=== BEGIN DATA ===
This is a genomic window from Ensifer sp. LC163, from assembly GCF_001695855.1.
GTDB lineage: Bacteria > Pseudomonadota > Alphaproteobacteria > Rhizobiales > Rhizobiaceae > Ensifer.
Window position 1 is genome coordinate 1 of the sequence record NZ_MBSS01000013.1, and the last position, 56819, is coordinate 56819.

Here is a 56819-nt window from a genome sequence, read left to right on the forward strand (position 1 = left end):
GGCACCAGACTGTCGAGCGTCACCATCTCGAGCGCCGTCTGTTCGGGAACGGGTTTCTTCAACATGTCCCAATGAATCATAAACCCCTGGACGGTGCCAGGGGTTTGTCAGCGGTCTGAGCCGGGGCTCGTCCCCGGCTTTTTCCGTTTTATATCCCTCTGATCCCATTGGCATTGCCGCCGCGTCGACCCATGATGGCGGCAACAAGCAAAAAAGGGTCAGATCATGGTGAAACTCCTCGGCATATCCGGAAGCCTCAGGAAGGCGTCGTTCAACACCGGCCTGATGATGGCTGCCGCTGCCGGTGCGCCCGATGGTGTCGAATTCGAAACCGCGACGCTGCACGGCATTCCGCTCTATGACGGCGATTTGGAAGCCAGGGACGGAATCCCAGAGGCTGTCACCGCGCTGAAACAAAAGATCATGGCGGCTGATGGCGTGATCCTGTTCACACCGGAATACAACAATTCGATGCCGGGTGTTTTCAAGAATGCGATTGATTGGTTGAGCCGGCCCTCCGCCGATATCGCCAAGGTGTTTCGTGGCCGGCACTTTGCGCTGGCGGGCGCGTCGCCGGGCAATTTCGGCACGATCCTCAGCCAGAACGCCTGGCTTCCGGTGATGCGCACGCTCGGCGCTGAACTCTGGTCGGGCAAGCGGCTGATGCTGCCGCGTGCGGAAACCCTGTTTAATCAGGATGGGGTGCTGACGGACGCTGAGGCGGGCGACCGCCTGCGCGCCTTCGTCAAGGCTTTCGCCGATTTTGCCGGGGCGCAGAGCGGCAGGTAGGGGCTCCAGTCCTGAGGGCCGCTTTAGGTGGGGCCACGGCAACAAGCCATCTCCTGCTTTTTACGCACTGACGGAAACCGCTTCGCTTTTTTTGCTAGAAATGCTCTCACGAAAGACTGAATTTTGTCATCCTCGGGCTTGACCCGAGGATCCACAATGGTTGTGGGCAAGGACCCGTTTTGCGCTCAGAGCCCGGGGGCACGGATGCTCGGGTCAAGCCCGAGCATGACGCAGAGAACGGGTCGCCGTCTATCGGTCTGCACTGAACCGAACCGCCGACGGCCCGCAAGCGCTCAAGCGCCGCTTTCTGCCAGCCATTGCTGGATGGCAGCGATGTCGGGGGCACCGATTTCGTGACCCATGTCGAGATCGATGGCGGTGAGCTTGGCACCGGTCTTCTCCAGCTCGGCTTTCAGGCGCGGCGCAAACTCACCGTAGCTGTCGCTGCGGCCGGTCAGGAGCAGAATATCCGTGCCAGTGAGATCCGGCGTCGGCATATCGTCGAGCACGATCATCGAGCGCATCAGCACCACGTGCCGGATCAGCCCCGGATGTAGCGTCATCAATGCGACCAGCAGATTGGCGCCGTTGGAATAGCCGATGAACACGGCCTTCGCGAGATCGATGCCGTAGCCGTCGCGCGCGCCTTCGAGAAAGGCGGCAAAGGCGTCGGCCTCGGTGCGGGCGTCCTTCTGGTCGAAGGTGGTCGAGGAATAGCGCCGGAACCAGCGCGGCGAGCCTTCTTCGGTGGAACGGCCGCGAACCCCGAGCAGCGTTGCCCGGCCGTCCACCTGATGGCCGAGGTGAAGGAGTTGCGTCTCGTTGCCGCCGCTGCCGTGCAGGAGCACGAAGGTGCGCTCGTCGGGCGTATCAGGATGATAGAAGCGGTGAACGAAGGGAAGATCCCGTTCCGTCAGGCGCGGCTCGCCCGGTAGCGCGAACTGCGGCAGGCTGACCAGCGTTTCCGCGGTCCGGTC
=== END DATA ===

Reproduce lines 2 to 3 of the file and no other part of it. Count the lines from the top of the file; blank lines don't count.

GTDB lineage: Bacteria > Pseudomonadota > Alphaproteobacteria > Rhizobiales > Rhizobiaceae > Ensifer.
Window position 1 is genome coordinate 1 of the sequence record NZ_MBSS01000013.1, and the last position, 56819, is coordinate 56819.